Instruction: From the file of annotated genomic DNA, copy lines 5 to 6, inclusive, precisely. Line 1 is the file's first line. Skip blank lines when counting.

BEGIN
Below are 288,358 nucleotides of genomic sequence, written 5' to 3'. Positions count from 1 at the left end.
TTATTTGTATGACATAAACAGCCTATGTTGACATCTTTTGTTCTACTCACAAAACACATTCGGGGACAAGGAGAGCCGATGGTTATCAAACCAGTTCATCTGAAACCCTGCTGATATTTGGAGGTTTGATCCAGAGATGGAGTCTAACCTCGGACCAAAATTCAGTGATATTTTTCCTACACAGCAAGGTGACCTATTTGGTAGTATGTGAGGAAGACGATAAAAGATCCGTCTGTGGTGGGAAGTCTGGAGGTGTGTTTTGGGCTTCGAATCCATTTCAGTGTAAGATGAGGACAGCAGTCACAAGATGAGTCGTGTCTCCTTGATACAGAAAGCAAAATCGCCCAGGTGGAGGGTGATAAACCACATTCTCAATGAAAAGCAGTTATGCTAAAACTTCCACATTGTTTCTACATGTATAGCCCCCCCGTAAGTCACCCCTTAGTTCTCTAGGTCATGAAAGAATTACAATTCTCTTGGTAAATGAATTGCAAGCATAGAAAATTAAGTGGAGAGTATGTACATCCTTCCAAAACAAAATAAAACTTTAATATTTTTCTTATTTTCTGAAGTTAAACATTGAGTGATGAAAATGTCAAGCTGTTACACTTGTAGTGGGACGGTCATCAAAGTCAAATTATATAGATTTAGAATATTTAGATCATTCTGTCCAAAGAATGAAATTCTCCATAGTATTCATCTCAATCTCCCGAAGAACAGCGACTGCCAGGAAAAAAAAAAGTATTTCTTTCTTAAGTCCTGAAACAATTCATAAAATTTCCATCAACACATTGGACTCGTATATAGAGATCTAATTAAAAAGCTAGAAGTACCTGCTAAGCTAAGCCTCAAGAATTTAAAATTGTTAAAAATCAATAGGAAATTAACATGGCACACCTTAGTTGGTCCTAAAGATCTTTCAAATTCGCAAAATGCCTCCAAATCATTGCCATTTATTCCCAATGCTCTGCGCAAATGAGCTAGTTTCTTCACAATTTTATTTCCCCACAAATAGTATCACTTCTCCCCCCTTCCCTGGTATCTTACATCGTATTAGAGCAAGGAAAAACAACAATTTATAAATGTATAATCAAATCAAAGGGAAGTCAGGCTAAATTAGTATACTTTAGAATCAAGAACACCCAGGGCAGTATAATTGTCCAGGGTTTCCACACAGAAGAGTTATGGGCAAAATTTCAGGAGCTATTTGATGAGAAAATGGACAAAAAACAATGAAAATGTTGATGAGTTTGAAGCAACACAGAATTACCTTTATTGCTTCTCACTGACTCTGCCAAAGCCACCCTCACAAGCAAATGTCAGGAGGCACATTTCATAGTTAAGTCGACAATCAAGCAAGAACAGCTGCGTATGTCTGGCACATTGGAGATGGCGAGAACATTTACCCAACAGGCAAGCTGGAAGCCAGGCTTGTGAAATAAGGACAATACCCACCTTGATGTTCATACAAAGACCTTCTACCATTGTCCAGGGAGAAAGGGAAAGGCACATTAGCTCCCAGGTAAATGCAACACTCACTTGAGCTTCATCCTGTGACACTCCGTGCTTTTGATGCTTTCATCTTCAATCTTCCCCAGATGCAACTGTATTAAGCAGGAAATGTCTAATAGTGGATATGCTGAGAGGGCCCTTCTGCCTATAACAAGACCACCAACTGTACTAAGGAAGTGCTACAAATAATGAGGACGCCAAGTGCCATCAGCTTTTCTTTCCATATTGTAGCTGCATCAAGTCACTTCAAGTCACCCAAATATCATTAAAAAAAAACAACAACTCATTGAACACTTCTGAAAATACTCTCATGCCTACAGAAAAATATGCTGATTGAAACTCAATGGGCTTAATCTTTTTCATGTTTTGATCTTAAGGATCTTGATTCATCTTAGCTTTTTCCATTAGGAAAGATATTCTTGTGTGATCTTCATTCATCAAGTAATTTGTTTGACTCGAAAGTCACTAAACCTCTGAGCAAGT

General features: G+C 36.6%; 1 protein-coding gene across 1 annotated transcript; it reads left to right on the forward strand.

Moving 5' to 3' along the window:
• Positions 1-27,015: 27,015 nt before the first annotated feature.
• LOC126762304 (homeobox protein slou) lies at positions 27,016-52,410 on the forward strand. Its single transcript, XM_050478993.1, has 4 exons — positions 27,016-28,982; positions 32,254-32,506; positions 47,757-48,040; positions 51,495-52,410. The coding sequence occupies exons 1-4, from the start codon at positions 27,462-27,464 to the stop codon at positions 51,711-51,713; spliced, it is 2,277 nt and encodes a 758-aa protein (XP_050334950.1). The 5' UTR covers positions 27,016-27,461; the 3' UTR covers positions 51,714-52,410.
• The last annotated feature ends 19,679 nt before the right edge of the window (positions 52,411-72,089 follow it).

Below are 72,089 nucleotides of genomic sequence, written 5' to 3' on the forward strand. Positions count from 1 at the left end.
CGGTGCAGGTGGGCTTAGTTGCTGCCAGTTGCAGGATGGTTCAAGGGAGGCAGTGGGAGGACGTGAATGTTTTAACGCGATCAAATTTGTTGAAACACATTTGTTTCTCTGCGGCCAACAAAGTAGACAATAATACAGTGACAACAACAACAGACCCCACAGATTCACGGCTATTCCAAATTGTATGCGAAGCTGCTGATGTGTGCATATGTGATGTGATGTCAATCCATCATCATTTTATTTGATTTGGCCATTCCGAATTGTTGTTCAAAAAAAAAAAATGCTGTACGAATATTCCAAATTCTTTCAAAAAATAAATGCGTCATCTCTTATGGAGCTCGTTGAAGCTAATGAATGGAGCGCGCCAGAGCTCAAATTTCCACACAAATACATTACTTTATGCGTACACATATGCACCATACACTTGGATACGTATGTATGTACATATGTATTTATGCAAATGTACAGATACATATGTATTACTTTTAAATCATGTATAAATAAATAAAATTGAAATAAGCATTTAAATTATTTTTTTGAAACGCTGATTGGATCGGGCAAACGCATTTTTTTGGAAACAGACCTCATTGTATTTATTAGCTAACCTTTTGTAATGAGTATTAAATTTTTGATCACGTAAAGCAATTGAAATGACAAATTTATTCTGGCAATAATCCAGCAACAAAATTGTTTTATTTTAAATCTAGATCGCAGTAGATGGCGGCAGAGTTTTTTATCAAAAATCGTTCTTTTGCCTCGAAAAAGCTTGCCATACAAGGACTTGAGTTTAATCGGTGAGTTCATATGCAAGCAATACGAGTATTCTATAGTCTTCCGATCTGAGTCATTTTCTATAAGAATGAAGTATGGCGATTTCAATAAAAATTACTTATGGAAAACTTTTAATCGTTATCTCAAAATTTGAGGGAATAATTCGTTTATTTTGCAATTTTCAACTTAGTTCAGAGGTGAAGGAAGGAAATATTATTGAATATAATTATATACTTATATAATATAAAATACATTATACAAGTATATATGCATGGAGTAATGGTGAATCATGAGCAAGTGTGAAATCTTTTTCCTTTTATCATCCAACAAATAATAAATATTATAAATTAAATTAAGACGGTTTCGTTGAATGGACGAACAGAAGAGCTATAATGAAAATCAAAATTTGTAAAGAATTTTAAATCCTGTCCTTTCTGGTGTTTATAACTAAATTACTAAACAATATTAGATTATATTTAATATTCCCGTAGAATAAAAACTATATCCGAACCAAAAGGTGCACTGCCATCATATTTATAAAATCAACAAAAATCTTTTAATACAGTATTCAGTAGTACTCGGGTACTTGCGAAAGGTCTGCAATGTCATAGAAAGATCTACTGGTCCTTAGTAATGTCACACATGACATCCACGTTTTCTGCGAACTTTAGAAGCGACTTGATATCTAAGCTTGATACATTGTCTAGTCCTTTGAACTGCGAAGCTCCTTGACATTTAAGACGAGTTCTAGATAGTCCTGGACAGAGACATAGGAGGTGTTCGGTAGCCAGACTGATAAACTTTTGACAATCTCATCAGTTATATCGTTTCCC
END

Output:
• Positions 1-27,015: 27,015 nt before the first annotated feature.
• LOC126762304 (homeobox protein slou) lies at positions 27,016-52,410 on the forward strand. Its single transcript, XM_050478993.1, has 4 exons — positions 27,016-28,982; positions 32,254-32,506; positions 47,757-48,040; positions 51,495-52,410. The coding sequence occupies exons 1-4, from the start codon at positions 27,462-27,464 to the stop codon at positions 51,711-51,713; spliced, it is 2,277 nt and encodes a 758-aa protein (XP_050334950.1). The 5' UTR covers positions 27,016-27,461; the 3' UTR covers positions 51,714-52,410.